4. Looking for a way to die by suicide like searching online or buying a gun

  5. Talking about feeling hopeless or having no reason to live

  6. Talking about feeling trapped or in unbearable pain

  7. Talking about being a burden to others

  8. Increasing use of alcohol or drugs

  9. Abrupt mood changes; acting anxious or agitated; behaving recklessly

  10. Sleeping too little or too much

  11. Withdrawing or isolating themselves

  12. Showing rage or talking about seeking revenge

  13. Extreme mood swings

  14. Saying goodbye to friends and family

  15. Giving away important possessions

What do you do?

  1. ASK. Ask directly. “Are you thinking about killing yourself? “Are you thinking about suicide? DO NOT BE AFRAID TO ASK DIRECTLY. Asking someone if they are thinking about suicide does not given them permission to do it anymore than handing someone a condom gives them permission to have sex. So ask, “are you thinking about killing yourself?” I ask this question in clinic more times than I’d like to but you won’t know the answer until you ask. It is so much easier for someone in crisis to answer “YES” than to ask you for help. So many people want to be asked directly. So few want to ask for help. ASK. And then be prepared for the answer.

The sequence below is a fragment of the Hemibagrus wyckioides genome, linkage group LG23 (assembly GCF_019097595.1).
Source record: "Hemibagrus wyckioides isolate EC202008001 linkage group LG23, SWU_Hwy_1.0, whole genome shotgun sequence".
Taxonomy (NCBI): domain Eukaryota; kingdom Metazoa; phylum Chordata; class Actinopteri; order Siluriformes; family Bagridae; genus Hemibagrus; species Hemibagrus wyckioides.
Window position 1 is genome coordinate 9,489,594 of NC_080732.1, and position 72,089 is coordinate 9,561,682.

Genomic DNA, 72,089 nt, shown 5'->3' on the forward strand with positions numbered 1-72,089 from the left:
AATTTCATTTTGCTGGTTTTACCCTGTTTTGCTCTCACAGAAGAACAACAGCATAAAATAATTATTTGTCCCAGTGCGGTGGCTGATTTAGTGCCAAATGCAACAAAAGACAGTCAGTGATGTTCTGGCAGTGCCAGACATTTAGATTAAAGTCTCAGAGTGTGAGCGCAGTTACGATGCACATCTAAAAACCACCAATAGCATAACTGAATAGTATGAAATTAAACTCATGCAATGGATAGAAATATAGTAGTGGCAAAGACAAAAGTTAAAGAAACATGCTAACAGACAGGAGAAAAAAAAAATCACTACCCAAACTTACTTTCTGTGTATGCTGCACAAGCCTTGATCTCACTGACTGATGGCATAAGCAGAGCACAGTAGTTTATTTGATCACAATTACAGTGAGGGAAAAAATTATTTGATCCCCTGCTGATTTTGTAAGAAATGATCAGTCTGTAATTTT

2. KEEP THAT PERSON SAFE. The immediate priority is safety. If there is an immediate risk, safety is always first. Ask where that person is in their suicide plan. Do they already have a plan? Do they already have the means? Are they already in the process? Depending on the answer, you may need to call authorities, or separate the person from the means. Reduce the access to the plan.

  3. BE THERE. Be supportive. Listen carefully and actively. Acknowledge and talk about what that person is saying. Do not ignore it. Do not dismiss it. Do not diminish it.

  4. HELP THAT PERSON CONNECT WITH RESOURCES. Save the National Suicide Prevention Lifeline number in your phone or have it accessible (1-800-273-TALK 8255). Anyone can call this telephone number anonymously and have 24/7 access to a skilled, trained crisis worker. That person can also text TALK to 741741 which is another way to contact the Crisis Line. You can also try and help make a connection between that person and a trusted friend, a trusted family member, a physician, a spiritual advisor, a mental health professional.